Identification of RAPD markers for common root rot and spot blotch (Cochliobolus sativus) resistance in barley.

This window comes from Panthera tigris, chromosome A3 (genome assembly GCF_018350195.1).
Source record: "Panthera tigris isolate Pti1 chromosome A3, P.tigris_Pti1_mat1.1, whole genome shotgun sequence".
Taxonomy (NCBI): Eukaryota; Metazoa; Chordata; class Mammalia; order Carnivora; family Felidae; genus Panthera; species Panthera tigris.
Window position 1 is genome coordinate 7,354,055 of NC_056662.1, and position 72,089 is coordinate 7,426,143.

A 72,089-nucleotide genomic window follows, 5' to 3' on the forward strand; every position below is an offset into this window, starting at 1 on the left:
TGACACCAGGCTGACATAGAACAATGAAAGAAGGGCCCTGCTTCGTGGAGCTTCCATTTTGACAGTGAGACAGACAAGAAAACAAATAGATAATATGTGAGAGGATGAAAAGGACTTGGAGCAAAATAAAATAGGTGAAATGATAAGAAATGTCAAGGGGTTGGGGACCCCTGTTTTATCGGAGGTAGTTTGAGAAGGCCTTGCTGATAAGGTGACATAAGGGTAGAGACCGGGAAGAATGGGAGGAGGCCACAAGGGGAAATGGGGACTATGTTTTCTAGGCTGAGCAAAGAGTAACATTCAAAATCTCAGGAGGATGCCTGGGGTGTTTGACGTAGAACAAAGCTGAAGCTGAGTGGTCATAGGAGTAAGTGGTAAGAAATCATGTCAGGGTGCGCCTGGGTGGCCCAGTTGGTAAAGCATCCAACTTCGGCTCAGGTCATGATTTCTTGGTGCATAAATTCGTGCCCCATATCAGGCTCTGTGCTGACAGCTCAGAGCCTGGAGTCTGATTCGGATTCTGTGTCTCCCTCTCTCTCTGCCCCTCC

Two crosses consisting of resistant and susceptible parent genotypes (Virden × Ellice and Fr926-77 × Deuce, both 2-rowed × 6-rowed crosses) and more than 140 homozygous progeny lines were rated for their reactions in field nurseries to common root rot and in a controlled environment for spot blotch, diseases both caused by C. sativus. Putative RAPD makers were identified using bulked segregant analysis followed by individual progeny line analyses. Polymorphisms associated with disease reaction were detected between bulked segregant samples as differences in the band intensity of DNA fragments. The bulked segregant samples were screened against 186 RAPD primers (decamers) using the polymerase chain reaction. For the cross Fr926-77 × Deuce, one RAPD marker was obtained that did not segregate as expected but was associated with both diseases. For the cross Virden × Ellice, a single RAPD marker was obtained that did not have the expected segregation ratio but was associated with spot blotch reaction. One RAPD marker linked to 2-rowed and 6-rowed spike locus was obtained in each cross, and both the marker and row type were associated with common root rot and spot blotch reactions. For the cross Virden × Ellice, a linkage group consisting of three RAPD makers was associated with common root rot and spot blotch reaction. The genes associated with these markers condition significant levels of resistance to C. sativus and may be used to increase the speed and precision of resistance gene manipulation in barley germplasm.